The SC may take a re-look at the circumstances in which a State declares a community as a religious or linguistic minority.

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A Supreme Court Constitution Bench on Monday decided to examine whether a religious community should be granted minority status in a State where they are both numerically strong and suffer no apprehension of being "dominated" by others.

The case may see the Supreme Court take a re-look at the circumstances in which a State Government declares a community as a religious or linguistic minority.

The five-judge Constitution Bench, led by Chief Justice of India Tirath Singh Thakur, has appointed senior advocate T.R. Andhyarujina as amicus curiae and asked the Centre to be impleaded in the case.

The case concerns a challenge by Shiromani Gurudwara Prabhandak Committee (SGPC) of a Punjab and Haryana High Court judgment of December 2007 stayed later by the apex court.

A Division Bench of the High Court had quashed notifications issued by the State government granting minority status to SGPC-run educational institutions. The notifications had allowed SGPC to reserve 50 per cent seats in its institutions for students from the Sikh community.

The High Court rejected the minority status to Sikhs in Punjab on the grounds that the community was numerically strong. Moreover, it held that the Punjab government had produced no material to show that Sikhs “apprehended deprivation of their religious, cultural or educational rights in the State of Punjab from any other community, who may be in majority and who may gain political power in the elections.”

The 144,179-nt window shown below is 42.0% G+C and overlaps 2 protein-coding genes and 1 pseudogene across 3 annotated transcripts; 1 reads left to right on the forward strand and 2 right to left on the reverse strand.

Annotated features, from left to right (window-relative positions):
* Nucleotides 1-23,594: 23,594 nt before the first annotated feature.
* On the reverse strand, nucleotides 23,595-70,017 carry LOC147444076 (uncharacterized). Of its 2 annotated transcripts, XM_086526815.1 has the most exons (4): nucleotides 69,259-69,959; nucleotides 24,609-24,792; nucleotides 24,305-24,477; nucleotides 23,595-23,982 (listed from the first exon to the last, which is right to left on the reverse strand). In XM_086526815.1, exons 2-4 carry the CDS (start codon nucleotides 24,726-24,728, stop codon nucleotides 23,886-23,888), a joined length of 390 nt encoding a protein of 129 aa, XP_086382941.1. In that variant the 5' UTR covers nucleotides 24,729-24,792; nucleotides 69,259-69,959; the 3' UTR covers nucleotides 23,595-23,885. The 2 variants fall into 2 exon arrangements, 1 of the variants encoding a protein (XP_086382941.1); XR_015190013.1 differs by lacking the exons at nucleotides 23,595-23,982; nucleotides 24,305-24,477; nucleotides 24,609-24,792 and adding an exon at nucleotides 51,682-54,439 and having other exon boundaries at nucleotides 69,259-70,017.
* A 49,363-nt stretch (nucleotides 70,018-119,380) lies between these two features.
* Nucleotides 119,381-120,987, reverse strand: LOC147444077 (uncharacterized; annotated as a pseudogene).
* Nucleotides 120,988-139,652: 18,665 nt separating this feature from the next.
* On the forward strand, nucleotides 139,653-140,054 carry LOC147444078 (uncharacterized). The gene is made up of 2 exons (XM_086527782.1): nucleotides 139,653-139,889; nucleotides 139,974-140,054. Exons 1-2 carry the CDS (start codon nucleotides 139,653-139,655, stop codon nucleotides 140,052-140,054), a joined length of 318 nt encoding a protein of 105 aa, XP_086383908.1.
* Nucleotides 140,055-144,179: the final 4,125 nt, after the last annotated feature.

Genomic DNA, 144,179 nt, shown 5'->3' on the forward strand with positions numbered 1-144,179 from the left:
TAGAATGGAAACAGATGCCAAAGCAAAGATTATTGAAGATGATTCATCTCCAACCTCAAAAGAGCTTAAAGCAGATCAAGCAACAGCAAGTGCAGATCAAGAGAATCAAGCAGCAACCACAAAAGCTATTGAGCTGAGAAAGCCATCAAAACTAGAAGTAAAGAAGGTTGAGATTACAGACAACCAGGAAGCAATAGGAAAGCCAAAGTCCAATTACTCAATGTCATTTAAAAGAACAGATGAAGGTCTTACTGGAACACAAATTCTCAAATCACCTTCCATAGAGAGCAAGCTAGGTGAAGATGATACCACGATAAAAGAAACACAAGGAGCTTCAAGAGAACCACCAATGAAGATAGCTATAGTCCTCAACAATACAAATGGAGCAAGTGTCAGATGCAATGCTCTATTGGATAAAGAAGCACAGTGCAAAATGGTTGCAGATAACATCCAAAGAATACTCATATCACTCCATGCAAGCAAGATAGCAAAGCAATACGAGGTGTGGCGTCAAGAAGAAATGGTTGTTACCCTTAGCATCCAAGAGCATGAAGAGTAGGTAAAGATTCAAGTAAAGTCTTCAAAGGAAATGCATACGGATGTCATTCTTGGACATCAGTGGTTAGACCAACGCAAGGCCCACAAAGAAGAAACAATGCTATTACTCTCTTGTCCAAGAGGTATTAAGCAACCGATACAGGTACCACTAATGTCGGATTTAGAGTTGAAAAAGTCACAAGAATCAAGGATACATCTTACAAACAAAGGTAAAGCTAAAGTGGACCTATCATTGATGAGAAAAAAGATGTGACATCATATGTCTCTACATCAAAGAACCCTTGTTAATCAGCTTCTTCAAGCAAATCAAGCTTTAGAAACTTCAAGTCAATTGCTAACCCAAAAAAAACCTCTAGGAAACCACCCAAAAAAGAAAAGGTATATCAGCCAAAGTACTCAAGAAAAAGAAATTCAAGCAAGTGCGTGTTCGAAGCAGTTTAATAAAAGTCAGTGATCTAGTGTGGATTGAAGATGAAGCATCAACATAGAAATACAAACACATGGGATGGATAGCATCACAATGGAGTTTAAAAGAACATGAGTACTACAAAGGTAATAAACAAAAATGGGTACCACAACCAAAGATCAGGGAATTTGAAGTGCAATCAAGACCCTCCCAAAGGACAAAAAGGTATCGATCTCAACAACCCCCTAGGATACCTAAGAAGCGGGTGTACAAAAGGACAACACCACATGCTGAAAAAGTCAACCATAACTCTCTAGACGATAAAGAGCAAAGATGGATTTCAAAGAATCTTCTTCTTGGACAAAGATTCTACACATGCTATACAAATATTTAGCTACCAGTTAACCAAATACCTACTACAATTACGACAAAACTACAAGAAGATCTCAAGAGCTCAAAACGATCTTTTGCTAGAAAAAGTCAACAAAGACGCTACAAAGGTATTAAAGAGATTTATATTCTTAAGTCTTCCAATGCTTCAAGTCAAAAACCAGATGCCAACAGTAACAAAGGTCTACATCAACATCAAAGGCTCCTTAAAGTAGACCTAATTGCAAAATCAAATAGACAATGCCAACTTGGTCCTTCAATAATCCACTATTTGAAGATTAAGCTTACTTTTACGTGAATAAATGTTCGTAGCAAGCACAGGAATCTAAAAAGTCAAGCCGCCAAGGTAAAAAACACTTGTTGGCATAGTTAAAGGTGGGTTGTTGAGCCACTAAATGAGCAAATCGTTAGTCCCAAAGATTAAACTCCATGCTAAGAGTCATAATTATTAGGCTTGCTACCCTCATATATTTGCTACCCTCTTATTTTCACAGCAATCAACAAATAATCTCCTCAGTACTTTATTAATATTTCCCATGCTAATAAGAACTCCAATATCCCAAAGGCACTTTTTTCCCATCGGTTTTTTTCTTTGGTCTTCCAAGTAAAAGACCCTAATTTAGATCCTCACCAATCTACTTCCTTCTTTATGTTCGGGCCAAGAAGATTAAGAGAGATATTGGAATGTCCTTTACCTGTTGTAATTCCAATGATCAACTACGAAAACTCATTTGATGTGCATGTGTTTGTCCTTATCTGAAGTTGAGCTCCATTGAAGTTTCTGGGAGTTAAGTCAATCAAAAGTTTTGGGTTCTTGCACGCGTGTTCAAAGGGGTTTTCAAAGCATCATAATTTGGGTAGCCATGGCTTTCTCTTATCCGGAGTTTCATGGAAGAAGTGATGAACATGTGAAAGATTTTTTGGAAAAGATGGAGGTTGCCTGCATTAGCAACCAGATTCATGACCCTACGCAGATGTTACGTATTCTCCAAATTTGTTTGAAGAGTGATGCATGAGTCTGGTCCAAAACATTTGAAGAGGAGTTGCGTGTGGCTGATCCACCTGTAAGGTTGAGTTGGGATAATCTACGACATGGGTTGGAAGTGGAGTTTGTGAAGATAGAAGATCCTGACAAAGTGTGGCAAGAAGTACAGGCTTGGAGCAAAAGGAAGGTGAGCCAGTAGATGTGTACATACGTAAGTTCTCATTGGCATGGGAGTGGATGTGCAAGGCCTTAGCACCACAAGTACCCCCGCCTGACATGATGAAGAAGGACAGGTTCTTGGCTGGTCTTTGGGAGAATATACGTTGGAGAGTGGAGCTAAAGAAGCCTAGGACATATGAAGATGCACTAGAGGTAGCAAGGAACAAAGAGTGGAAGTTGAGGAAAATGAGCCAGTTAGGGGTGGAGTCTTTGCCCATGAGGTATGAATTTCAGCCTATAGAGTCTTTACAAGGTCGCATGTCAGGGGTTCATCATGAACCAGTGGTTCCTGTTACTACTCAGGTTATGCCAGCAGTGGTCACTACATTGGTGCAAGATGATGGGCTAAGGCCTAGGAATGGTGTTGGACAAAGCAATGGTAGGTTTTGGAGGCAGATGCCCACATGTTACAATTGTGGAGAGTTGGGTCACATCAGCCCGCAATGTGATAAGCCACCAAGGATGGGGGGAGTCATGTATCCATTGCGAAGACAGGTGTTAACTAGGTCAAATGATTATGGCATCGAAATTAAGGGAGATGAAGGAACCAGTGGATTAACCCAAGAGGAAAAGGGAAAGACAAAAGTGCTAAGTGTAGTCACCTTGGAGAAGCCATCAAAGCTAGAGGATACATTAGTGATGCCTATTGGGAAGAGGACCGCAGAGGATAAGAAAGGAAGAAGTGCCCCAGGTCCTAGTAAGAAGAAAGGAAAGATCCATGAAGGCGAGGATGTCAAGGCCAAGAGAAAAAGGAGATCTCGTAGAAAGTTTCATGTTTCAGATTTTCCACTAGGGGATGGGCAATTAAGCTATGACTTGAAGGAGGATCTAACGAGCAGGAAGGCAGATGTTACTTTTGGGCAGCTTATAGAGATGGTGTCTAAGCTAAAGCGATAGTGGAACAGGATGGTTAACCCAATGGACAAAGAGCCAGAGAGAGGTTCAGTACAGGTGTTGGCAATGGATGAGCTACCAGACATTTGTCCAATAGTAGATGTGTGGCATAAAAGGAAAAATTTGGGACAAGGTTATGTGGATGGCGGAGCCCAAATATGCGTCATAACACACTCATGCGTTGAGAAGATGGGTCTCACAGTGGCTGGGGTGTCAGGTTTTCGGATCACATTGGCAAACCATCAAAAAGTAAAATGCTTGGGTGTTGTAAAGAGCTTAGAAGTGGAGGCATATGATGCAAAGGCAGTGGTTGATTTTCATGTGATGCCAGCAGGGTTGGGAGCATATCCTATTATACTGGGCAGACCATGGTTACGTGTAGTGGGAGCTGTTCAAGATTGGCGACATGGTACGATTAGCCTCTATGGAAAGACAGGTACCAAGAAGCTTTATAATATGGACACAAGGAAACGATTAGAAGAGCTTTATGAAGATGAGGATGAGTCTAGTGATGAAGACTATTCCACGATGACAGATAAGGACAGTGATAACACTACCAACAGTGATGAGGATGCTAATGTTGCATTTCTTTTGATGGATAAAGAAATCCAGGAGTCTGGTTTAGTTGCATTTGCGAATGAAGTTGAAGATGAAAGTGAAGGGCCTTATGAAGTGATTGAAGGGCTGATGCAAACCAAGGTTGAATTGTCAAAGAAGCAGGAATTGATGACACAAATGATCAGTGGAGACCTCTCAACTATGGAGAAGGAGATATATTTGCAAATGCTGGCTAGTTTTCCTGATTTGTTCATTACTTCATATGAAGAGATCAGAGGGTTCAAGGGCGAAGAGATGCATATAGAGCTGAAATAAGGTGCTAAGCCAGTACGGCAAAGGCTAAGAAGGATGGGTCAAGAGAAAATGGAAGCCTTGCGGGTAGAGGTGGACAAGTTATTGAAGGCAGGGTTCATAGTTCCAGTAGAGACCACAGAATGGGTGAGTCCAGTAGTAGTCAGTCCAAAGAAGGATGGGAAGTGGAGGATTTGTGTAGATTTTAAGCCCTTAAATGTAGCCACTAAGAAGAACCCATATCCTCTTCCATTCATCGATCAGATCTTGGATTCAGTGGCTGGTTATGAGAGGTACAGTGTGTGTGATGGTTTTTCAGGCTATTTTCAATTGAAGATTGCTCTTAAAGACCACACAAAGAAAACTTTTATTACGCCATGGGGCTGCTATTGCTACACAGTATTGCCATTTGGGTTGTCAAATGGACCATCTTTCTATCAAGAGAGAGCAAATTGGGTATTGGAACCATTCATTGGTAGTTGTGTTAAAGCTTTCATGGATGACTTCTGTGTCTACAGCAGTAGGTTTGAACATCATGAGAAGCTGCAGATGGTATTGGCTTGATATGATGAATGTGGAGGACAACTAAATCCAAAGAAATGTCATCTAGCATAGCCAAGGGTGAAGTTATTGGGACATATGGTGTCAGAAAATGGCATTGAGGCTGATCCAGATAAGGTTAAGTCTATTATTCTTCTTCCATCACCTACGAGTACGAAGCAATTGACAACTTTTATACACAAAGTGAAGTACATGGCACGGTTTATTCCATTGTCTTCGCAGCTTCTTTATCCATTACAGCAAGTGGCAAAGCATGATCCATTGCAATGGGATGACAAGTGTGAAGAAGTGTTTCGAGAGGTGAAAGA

“So the issue here is whether Sikhs are a minority or a majority in Punjab?....This is a serious issue,” Chief Justice Thakur observed.

The Constitution Bench drew a parallel between the High Court's conclusion in 2007 and the Supreme Court judgment in the 2005 Bal Patil case concerning the religious minority status of Jains.

In the Bal Patil judgment, the Supreme Court had held that a community should be protected as a minority only if there was an apprehension that the community may be “dominated” by other communities.

“Minority as understood from constitutional scheme signifies an identifiable group of people or community who were seen as deserving protection from likely deprivation of their religious, cultural and educational rights by other communities who happen to be in majority and likely to gain political power in a democratic form of Government based on election,” the 2005 Patil judgment by then Chief Justice M.N. Venkatachaliah had observed.

Senior advocate K.K. Venugopal, whom the Bench consulted in open court, agreed with the court's endeavour to provide clarity on the circumstances in which State governments can grant minority status to communities on religious and linguistic basis.

In this regard, the Constitution Bench also referred to how the 11-judge Bench in the historic 2002 T.M.A. Pai Foundation judgment held that it is the State, and not the whole of India, which has to be considered as a “unit” for determining a community as a religious or linguistic minority.

“The State has to be regarded as the unit for determining "linguistic minority" vis-à-vis Article 30, then with 'religious minority' being on the same footing, it is the State in relation to which the majority or minority status will have to be determined,” the 2002 judgment had observed.

Senior advocate Rakesh Dwivedi, for SGPC, argued that SGPC-run educational institutions granted admission to Sikh students from other States where the community is a minority.

The case has been posted after four weeks for detailed hearing.

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